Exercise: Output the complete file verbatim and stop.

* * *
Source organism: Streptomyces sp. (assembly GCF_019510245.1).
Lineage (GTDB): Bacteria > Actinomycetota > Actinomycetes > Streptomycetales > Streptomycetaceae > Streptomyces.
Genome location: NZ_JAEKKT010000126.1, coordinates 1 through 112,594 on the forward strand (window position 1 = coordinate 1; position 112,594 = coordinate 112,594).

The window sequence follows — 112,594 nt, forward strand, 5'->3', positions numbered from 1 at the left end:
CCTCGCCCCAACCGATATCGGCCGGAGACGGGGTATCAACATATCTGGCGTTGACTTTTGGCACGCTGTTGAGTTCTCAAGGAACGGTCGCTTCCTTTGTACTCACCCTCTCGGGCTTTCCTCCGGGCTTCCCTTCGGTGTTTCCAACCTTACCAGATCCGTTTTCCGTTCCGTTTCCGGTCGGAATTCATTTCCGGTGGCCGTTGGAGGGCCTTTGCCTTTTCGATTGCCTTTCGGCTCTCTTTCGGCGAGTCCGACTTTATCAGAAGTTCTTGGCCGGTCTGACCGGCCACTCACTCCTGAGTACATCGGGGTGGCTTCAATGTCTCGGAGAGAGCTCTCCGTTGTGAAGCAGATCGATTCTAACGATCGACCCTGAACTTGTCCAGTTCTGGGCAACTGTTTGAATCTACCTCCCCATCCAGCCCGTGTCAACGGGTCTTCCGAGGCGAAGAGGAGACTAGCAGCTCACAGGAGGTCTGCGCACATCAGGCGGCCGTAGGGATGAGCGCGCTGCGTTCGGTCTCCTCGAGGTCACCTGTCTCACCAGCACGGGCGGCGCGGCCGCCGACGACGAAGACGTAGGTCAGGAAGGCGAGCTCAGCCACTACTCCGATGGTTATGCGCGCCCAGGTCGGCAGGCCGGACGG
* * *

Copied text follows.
Source organism: Streptomyces sp. (assembly GCF_019510245.1).
Lineage (GTDB): Bacteria > Actinomycetota > Actinomycetes > Streptomycetales > Streptomycetaceae > Streptomyces.
Genome location: NZ_JAEKKT010000126.1, coordinates 1 through 112,594 on the forward strand (window position 1 = coordinate 1; position 112,594 = coordinate 112,594).

The window sequence follows — 112,594 nt, forward strand, 5'->3', positions numbered from 1 at the left end:
CCTCGCCCCAACCGATATCGGCCGGAGACGGGGTATCAACATATCTGGCGTTGACTTTTGGCACGCTGTTGAGTTCTCAAGGAACGGTCGCTTCCTTTGTACTCACCCTCTCGGGCTTTCCTCCGGGCTTCCCTTCGGTGTTTCCAACCTTACCAGATCCGTTTTCCGTTCCGTTTCCGGTCGGAATTCATTTCCGGTGGCCGTTGGAGGGCCTTTGCCTTTTCGATTGCCTTTCGGCTCTCTTTCGGCGAGTCCGACTTTATCAGAAGTTCTTGGCCGGTCTGACCGGCCACTCACTCCTGAGTACATCGGGGTGGCTTCAATGTCTCGGAGAGAGCTCTCCGTTGTGAAGCAGATCGATTCTAACGATCGACCCTGAACTTGTCCAGTTCTGGGCAACTGTTTGAATCTACCTCCCCATCCAGCCCGTGTCAACGGGTCTTCCGAGGCGAAGAGGAGACTAGCAGCTCACAGGAGGTCTGCGCACATCAGGCGGCCGTAGGGATGAGCGCGCTGCGTTCGGTCTCCTCGAGGTCACCTGTCTCACCAGCACGGGCGGCGCGGCCGCCGACGACGAAGACGTAGGTCAGGAAGGCGAGCTCAGCCACTACTCCGATGGTTATGCGCGCCCAGGTCGGCAGGCCGGACGG